Each year we join Australian schools in celebrating R U OK?Day. Our programs encourage students to support each other in meaningful ways and stay connected with their communities, families, teachers, classmates and friends. On Thursday the 14th of September we’re calling on all Australians to let the people you care about know you’re here, to really hear them.
Here are four ways to share this important message and get your school community involved in R U OK?Day.
1. Learn about the theme of R U OK?Day 2023
This year R U OK? conducted research into what a meaningful conversation looks like for Australians in 2023. What would help you to open up, be vulnerable and share your true feelings?
Three key themes emerged from this research:
- Trust: people feel more comfortable having a conversation with someone they trust, and preferably someone they are close to;
- Authenticity: people want to know the person asking them genuinely wants to hear their answer and is really willing to listen;
- Environment: people prefer to have these conversations in a private space with enough time to share what they want to say.
Asking R U OK? is the first step, but we also need to genuinely listen to what comes next. By taking the time for an R U OK? conversation and genuinely listening with an open mind, we can all help the people in our world feel more supported and connected. Visit ruok.org.au/2023-ruokday-resources to learn more about this year’s theme.
2. Start a conversation
As a school staff member you may find yourself in a position where you are offering support to colleagues, students and families. One of the best ways to support R U OK?Day is to provide genuine support to people in your school community and be informed about how to have these often challenging conversations.
You may notice changes in what someone is saying or how they’re behaving, for example. Are they more withdrawn than usual? Are they expressing feelings of hopelessness or loneliness? Is there something going on in their life, like a family break-up or a period of change at school, work or home?
Make sure you choose a suitable place and time to have the conversation, and be prepared for their answer to be “no, I’m not OK”.
It can useful to remember the four R U OK? steps to help guide the conversation:
Step 1: Ask R U OK?
Step 2: Listen with an open mind
Step 3: Encourage action
Step 4: Check in
R U OK? also has a ‘Staffroom Conversation Guide’ available on their Education Resources page. This practical guide will help you build confidence and empower you as a help-giver, so you can contribute to a culture that ensures all members of your school community feel safe and supported.
3. Host an R U OK? event or activity at your school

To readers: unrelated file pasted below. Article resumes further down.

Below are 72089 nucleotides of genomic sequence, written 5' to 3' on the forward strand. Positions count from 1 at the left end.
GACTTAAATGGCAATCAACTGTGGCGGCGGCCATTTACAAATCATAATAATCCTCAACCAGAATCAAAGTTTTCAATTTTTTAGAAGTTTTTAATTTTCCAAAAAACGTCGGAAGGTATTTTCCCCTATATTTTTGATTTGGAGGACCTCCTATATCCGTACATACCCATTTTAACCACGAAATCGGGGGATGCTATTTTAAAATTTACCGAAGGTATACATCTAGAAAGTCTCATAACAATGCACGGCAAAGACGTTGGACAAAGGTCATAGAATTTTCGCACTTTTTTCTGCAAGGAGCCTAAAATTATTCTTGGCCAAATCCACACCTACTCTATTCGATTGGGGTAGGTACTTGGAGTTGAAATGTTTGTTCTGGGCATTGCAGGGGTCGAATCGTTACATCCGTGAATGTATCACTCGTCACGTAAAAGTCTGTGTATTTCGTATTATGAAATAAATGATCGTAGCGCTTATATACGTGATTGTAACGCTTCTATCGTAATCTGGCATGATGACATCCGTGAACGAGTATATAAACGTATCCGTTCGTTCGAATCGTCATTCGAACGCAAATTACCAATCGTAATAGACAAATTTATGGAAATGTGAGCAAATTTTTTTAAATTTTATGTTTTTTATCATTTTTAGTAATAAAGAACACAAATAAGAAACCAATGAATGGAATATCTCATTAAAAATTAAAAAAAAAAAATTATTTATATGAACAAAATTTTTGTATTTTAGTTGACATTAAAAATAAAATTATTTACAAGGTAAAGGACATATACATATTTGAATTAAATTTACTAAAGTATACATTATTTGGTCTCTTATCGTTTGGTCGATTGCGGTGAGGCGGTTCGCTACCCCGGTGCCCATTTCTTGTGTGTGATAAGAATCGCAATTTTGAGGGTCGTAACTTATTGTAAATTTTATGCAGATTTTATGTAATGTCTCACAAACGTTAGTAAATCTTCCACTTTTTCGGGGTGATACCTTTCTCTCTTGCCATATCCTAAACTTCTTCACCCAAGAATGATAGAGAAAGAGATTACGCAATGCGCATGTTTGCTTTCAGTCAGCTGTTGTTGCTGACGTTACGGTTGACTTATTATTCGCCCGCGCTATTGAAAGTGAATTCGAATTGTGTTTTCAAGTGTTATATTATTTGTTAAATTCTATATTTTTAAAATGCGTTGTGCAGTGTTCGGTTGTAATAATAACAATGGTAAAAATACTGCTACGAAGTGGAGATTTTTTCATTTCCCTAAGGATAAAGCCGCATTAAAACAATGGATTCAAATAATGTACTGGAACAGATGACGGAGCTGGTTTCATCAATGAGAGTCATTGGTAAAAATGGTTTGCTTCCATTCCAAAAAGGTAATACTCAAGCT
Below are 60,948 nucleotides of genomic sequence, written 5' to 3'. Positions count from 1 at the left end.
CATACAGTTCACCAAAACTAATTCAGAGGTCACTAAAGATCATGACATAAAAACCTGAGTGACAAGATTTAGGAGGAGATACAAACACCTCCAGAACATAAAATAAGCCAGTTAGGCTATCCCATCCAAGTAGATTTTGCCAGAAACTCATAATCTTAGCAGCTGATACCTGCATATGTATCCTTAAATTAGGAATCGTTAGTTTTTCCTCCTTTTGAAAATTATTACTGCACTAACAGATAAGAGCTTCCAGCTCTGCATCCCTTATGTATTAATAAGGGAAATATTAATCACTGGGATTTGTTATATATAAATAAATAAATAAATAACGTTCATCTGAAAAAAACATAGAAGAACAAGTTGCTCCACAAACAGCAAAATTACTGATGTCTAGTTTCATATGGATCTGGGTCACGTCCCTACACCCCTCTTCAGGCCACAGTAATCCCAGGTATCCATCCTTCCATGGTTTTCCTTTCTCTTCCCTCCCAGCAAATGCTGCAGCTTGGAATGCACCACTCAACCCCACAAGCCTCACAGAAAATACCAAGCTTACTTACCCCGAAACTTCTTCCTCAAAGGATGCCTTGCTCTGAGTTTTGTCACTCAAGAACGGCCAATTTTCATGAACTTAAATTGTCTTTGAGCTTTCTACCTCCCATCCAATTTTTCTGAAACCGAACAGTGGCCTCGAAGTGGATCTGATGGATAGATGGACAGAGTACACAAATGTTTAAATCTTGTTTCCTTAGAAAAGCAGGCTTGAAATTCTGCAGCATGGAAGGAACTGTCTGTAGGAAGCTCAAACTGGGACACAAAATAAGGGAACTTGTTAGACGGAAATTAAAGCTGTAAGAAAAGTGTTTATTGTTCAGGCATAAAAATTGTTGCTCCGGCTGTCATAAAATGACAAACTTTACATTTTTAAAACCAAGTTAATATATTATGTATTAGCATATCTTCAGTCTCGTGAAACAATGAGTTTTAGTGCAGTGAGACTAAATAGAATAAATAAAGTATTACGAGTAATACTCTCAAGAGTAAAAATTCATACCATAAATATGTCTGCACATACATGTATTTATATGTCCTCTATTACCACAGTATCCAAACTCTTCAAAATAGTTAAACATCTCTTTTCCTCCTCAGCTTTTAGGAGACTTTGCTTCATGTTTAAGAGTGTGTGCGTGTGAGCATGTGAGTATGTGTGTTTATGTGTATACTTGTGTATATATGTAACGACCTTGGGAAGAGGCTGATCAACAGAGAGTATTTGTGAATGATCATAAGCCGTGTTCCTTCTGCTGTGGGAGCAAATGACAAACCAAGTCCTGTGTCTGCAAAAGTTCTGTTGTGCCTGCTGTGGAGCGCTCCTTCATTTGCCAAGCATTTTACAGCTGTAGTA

Hosting an event is a great way to bring students, staff and parents together and share the R U OK? message. You could organise a special sporting event, morning tea, sausage sizzle, fundraiser or staff wellbeing activity. Many schools schedule a range of activities on R U OK?Day, with external providers delivering workshops, presentations or performances to spark conversations throughout the day.
On R U OK?Day Brainstorm Productions will be performing to over 1200 students across VIC, NSW, ACT and QLD. Brainstorm is an R U OK? School Partner and each show explores themes of help-seeking, positive connections and peer support aligned with the R U OK? messaging. Our actors will be discussing R U OK?Day with students in the post-performance discussion, and teachers will have the opportunity to continue these conversations in the classroom using our curriculum-linked lesson plans.
Brookside P-9 College has been celebrating R U OK?Day for many years, with a whole week of wellbeing activities surrounding this event. “We’ve noticed that it has built a positive mental health culture within the school” the staff told R U OK? “It continues to promote seeking support and encouraging others to check-in with their friends. Students are aware of the message of R U OK?Day and can identify these steps.”
Our actors Steph and Tobin performed at Brookside on R U OK?Day last year. This beautiful mural pictured above, painted by local artist Tim Sta-Ana, is a constant reminder for the students, staff and school community to continue asking, “are you OK?” all year round.
4. Use the R U OK? classroom resources
R U OK? has a fantastic library of classroom resources for primary and secondary students. These resources are mapped to the Australian Curriculum and can be used on R U OK?Day and throughout the school year to support your school’s mental health and wellbeing learning outcomes.
The resources include lesson plans, activities, presentations, posters and videos, including the ‘How to Ask a Schoolmate R U OK?’ video for high school students, produced with Brainstorm Productions.
Photos from the week
See what our actors have been up to in the week leading up to R U OK?Day 2023, performing in schools across NSW, QLD, VIC and ACT.